x

Abu Dhabi, UAEMonday 10 December 2018

UK urges ‘inclusive peace talks’ in Yemen as conflict enters fourth year

British foreign secretary Boris Johnson and international development secretary Penny Mordaunt called on Iran to stop sending weapons to the Houthi rebels

The comments from Boris Johnson and Penny Mordaunt came as the Yemen conflict heads into its fourth year. Reuters
The comments from Boris Johnson and Penny Mordaunt came as the Yemen conflict heads into its fourth year. Reuters

Britain has urged all sides to resume negotiations in order to find “an inclusive political solution” to the conflict in Yemen.

British Foreign Secretary Boris Johnson and International Development Secretary Penny Mordaunt insisted that Saudi Arabia has the right to defend itself, particularly when faced with aggression from the Houthi rebels backed by Iran.

They also urged Iran to stop sending weapons to the Houthis, which they said is jeopardising peace in the region.

The comments came as the conflict heads into its fourth year, with Saudi Arabia leading a military alliance supporting Yemen's internationally recognised government against the rebels.

“Saudi Arabia has the right to defend itself against security threats including missiles launched from Yemen, and we support the Saudi-led coalition’s efforts to restore legitimacy in Yemen, as accepted by the UN Security Council,” the ministers said in a joint statement on Monday.

_______________

Read more:

Mattis says US backs Saudi efforts to end Yemen war

Yemeni forces advance against Houthis in Lahj province

_______________

“A UN panel of experts has concluded that Iran is in non-compliance with UN Security Council Resolutions for failing to take measures to prevent the supply of Iranian-made ballistic missiles to the Houthis,” they noted.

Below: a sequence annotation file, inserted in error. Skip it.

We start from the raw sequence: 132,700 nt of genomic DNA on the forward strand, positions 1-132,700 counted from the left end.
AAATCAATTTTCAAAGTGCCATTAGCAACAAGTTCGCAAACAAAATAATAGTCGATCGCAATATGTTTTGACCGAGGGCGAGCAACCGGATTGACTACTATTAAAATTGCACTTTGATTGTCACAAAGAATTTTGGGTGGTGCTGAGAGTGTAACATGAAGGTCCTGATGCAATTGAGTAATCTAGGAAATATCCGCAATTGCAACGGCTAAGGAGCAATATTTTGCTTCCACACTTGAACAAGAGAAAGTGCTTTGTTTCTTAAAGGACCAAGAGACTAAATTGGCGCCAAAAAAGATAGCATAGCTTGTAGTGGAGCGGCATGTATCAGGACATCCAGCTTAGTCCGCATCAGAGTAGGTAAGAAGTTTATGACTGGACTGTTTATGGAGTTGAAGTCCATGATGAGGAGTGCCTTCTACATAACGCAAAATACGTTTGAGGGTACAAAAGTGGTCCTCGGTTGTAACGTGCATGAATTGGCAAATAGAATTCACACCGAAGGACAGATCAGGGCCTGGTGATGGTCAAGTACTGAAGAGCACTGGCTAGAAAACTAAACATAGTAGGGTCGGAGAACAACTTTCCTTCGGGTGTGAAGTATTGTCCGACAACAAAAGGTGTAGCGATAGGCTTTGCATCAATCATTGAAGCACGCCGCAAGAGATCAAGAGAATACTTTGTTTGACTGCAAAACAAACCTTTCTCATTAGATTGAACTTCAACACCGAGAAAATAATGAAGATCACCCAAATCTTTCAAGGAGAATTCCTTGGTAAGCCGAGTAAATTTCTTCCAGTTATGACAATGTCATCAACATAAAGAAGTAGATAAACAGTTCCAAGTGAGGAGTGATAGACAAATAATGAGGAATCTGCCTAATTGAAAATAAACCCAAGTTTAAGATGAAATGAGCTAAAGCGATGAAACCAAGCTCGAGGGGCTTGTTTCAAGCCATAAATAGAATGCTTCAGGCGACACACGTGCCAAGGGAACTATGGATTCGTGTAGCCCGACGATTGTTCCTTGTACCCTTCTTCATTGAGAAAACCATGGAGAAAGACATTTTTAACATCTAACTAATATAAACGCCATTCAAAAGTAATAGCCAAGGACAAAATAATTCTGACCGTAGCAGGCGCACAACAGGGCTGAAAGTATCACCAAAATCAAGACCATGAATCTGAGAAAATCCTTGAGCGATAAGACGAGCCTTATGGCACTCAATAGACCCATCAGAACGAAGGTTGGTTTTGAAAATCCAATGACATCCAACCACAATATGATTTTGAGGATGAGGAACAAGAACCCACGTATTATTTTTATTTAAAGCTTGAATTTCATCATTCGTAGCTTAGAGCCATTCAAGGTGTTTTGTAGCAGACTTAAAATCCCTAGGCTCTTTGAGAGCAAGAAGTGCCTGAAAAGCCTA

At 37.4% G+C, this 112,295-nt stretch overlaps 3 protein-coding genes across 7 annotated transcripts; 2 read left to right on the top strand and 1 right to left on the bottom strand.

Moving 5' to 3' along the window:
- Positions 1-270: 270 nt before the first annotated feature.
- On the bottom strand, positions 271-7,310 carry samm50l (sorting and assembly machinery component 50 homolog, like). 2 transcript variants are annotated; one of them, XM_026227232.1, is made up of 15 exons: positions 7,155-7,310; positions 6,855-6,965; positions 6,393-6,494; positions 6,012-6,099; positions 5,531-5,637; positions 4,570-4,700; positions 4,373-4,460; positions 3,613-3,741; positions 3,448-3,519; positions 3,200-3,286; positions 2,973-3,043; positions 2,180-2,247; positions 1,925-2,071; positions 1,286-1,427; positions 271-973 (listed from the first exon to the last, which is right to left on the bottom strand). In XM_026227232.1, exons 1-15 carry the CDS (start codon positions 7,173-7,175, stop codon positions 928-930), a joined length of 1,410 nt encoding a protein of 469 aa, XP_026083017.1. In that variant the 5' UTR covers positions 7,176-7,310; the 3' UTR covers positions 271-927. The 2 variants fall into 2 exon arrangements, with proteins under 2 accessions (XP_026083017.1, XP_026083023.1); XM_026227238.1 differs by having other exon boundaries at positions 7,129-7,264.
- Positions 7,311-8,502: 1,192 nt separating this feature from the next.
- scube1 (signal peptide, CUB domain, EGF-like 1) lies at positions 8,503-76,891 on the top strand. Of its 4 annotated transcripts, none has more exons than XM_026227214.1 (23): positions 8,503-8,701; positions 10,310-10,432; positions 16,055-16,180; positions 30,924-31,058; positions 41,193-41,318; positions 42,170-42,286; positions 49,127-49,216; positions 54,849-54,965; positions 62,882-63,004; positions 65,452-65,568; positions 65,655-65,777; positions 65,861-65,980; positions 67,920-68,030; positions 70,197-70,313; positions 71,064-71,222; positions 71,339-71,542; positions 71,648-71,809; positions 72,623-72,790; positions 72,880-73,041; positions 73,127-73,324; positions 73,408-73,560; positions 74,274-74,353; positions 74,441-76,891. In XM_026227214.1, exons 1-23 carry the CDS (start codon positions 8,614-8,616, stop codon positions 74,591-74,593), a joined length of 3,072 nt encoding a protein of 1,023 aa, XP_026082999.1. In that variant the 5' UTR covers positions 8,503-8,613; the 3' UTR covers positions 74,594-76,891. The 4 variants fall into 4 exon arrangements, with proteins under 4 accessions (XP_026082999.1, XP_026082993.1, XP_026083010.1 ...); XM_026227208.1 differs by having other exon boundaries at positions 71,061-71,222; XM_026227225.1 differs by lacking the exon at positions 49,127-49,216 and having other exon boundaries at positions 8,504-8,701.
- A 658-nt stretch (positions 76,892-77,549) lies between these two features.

“If Iran is genuinely committed to supporting a political solution in Yemen – as it has publicly stated – then it should stop sending in weapons which prolong the conflict, fuel regional tensions, and pose threats to international peace and security.”

Mr Johnson and Ms Mordaunt also asked why Iran is spending a significant amount of resources in a country with which it has “no real historical ties or interests”. They suggested Iran would be better off using its influence to end the conflict for the sake of the people of Yemen.

“The humanitarian crisis triggered by the conflict has left over 22 million people in need of assistance,” they said. “Without de-escalation and a political settlement millions of civilians risk starvation.”

The ministers said that the UK was working together with Saudi Arabia and other international partners to uphold the UN shipping inspection mechanism to ensure that all ports in Yemen remain open to receiving commercial and humanitarian supplies.

“All sides must redouble their support for the UN’s efforts to reach an inclusive political settlement which addresses the root causes of the conflict,” they said.

“We will continue to play our part in restoring the peace and security needed for Yemenis to resume normal lives.”